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LSO fails to suspend licence of lawyer facing child porn charges

|Written By Aidan Macnab
LSO fails to suspend licence of lawyer facing child porn charges
Scott Hutchison says the Law Society of Ontario attempted to change the test for interlocutory suspensions.

A Law Society of Ontario tribunal has rejected an interlocutory motion to suspend the licence of a lawyer accused of child pornography offences.

The Law Society Tribunal Hearing Division released its decision April 9 regarding Jamuar Sharat Vijaya, a criminal defence lawyer who practises in North York. Vijaya has been charged with possessing and accessing child pornography and is set to begin trial in provincial court in January 2019, says his lawyer, Scott Hutchison of Henein Hutchison LLP in Toronto.

The failed motion is part of an increase in interlocutory suspension applications brought by the law society against lawyers facing disciplinary hearings, says criminal defence lawyer William Trudell.

“The increased use of interlocutory suspensions is something of great concern because it effectively shuts a lawyer down and it’s very hard to recuperate from that because it’s all public,” Trudell says.

“I would hope that the law society would try to work out these kinds of restrictions without the necessity of a public hearing,” he says.

“Protecting the public is the law society’s first concern and interim measures, such as interlocutory suspensions or restrictions, are sought to address serious risk that becomes apparent before an investigation or hearing is complete,”  LSO communications adviser Susan Tonkin said via email.

Tonkin said the law society “conducts ongoing risk assessments” to determine if restrictions such as these are necessary.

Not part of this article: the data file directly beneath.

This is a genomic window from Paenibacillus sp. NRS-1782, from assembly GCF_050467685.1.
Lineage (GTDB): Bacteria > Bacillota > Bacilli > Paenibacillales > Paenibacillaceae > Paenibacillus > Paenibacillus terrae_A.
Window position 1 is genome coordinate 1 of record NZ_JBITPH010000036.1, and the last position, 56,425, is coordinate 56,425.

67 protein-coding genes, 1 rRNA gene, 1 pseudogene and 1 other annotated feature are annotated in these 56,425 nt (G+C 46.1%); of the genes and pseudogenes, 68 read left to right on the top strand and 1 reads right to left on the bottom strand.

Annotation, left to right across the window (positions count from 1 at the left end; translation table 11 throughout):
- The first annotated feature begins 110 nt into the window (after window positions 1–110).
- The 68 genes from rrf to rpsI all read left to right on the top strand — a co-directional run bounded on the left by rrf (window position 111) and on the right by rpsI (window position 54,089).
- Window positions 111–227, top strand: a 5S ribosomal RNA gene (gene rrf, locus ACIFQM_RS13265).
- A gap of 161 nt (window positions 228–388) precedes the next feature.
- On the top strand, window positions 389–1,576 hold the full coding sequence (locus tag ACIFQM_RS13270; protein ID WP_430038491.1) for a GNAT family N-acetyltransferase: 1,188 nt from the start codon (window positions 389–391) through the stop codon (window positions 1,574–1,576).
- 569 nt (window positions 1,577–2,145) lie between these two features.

According to s. 49.27 of the Law Society Act, the tribunal’s job was to determine whether it is reasonable to believe a “significant risk of harm to the public interest in the administration of justice” exists if Vijaya is not suspended and, if so, that the suspension is “likely to reduce that risk.”

Suzanne Jarvie acted for the law society and argued that such a risk to the public did exist, but the tribunal rejected that argument.

Given that the charges were not related to Vijaya’s conduct as a lawyer, Hutchison says, there is no reason the public or profession is harmed by him continuing to practise.

“The way the statute reads is an interlocutory suspension is only to be made where there is a proper basis for it. The allegations against Mr. Vijaya have nothing to do with the practise of law,” he says. “There is no suggestion that any member of the public, even if the allegations were true, has ever been exposed to any danger as a result of Mr. Vijaya’s being a lawyer or practising law.”

In the decision, the tribunal cited the 2016 case Law Society of Upper Canada v. Schulz, in which a lawyer who was found guilty of possessing child pornography and sentenced to prison did not have his licence suspended.